It seems especially fitting to celebrate Dia de Los Muertos on Olvera Street. After all, the thoroughfare is part of El Pueblo de Los Angeles Historical Monument, the oldest part of Los Angeles, and the city center when it was under Mexican rule in the 19th century. From 10 a.m. to 8 p.m. on Saturday and Sunday, Oct. 29-30, there will be folklorico dancers and puppet shows. A procession will take place both evenings beginning at 7 p.m. Can’t get there over the weekend? The colorful altars will be on display through Wednesday, Nov. 2.
Discover Los Angeles
Guests embark on a self-guided stroll along a trail through lush landscaping similar to the earliest known trees and plants from the time dinosaurs roamed the earth, including ferns, cycads, conifers and ginkgos. Your face-to-face dinosaur encounters begin with a fierce Suchomimus, followed by a massive Brachiosaurus, whose 18-foot-long neck required a gigantic heart to pump blood up to the top.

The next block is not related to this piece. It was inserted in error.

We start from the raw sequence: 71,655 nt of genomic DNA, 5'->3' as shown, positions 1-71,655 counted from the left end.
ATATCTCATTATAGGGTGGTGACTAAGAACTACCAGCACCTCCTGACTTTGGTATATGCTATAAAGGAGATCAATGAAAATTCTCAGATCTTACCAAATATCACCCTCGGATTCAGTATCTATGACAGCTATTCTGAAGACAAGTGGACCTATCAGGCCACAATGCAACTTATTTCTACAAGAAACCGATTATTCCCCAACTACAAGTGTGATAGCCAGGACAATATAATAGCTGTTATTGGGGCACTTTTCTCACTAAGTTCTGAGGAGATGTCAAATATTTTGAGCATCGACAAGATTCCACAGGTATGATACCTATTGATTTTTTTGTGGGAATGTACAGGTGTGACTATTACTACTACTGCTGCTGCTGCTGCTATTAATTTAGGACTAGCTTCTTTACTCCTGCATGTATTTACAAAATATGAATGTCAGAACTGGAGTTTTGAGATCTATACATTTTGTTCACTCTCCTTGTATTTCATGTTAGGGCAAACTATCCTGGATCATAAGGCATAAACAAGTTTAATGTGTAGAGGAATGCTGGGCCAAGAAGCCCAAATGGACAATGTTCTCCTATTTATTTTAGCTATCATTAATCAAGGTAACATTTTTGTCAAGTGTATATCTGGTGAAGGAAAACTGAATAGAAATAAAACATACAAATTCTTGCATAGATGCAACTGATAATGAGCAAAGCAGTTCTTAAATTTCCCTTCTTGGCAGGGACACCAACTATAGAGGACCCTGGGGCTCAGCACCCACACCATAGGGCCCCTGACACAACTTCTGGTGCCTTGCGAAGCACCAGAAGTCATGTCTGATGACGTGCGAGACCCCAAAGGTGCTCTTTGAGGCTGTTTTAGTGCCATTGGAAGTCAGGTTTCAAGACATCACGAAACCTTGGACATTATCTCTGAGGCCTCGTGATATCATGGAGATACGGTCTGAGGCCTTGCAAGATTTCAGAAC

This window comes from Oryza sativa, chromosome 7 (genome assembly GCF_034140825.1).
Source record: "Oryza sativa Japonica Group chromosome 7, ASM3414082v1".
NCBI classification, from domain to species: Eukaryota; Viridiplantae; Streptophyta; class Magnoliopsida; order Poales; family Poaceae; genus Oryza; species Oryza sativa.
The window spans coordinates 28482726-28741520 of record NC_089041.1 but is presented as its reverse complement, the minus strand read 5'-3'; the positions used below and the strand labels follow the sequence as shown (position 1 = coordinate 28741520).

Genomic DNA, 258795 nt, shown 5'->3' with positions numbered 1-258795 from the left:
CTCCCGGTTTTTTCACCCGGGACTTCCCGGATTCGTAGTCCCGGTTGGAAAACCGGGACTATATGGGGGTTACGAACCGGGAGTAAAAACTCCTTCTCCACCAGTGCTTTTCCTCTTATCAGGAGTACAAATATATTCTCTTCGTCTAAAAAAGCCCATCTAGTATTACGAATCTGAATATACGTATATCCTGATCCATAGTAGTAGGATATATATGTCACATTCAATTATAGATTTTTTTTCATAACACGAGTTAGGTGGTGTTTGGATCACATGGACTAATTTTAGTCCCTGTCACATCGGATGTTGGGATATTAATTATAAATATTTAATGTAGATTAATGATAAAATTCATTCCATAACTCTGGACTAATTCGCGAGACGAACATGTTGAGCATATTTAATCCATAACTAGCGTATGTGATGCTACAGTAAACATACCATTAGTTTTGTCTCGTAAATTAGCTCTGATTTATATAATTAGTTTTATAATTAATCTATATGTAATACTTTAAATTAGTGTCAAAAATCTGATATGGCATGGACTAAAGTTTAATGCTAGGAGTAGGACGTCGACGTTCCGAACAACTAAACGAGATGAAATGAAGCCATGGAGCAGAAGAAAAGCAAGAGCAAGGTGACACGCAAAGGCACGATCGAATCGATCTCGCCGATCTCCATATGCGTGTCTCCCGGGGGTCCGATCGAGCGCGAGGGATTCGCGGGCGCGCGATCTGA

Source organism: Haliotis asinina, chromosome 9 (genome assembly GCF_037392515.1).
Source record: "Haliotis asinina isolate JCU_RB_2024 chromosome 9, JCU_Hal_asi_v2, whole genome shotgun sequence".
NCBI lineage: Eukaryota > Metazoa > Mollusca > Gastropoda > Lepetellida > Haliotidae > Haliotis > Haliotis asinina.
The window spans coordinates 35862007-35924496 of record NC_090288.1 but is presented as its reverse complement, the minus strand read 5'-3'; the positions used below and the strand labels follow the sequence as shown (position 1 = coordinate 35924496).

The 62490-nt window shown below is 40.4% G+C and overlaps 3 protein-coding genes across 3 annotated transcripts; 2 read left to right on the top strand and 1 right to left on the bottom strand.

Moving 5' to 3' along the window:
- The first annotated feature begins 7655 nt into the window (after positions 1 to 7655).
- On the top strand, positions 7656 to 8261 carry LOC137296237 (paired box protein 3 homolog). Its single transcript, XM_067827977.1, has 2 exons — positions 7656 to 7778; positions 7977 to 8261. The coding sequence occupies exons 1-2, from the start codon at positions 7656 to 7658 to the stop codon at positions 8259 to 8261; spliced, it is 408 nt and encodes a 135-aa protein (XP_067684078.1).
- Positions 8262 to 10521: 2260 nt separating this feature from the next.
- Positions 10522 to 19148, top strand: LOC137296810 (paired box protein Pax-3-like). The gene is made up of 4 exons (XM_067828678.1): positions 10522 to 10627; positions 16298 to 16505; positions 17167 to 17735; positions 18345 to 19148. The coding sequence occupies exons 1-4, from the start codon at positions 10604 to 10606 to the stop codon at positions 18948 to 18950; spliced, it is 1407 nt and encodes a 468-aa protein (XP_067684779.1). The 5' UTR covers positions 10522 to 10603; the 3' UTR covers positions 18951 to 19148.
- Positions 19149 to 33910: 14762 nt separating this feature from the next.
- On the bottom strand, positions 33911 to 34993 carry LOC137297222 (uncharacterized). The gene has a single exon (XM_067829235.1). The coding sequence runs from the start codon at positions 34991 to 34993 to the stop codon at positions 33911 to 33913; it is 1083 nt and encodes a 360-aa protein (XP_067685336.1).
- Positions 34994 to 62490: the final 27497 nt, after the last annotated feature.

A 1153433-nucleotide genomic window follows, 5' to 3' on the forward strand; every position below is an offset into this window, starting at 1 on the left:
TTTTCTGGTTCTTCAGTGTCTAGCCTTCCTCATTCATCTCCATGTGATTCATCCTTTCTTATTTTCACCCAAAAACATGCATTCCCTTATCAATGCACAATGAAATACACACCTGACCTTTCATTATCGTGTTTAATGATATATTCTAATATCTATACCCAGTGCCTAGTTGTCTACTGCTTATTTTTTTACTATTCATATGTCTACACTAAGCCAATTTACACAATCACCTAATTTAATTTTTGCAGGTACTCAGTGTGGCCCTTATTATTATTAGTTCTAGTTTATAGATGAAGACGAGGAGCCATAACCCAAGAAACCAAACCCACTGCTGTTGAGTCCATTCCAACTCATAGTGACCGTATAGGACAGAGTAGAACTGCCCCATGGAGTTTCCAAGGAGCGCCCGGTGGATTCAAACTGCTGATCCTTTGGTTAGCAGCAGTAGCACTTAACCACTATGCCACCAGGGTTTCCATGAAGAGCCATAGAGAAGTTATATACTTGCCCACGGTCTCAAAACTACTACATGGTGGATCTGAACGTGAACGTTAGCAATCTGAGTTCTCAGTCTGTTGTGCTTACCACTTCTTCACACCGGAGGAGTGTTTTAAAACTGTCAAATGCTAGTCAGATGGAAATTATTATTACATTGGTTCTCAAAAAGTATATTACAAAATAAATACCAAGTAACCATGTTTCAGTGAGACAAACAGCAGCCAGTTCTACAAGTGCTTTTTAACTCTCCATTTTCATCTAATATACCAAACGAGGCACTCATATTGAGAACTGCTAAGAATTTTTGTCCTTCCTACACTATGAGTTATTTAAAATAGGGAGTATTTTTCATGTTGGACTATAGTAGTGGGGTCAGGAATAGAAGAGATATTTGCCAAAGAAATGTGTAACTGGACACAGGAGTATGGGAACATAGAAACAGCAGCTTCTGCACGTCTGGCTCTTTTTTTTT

Next, guests encounter two Coelophysis dinosaurs; a Citipati, which used its feathers to protect and warm its eggs, just like modern-day birds; and a Carnotaurus, a bipedal carnivore covered in small scales and bony lumps.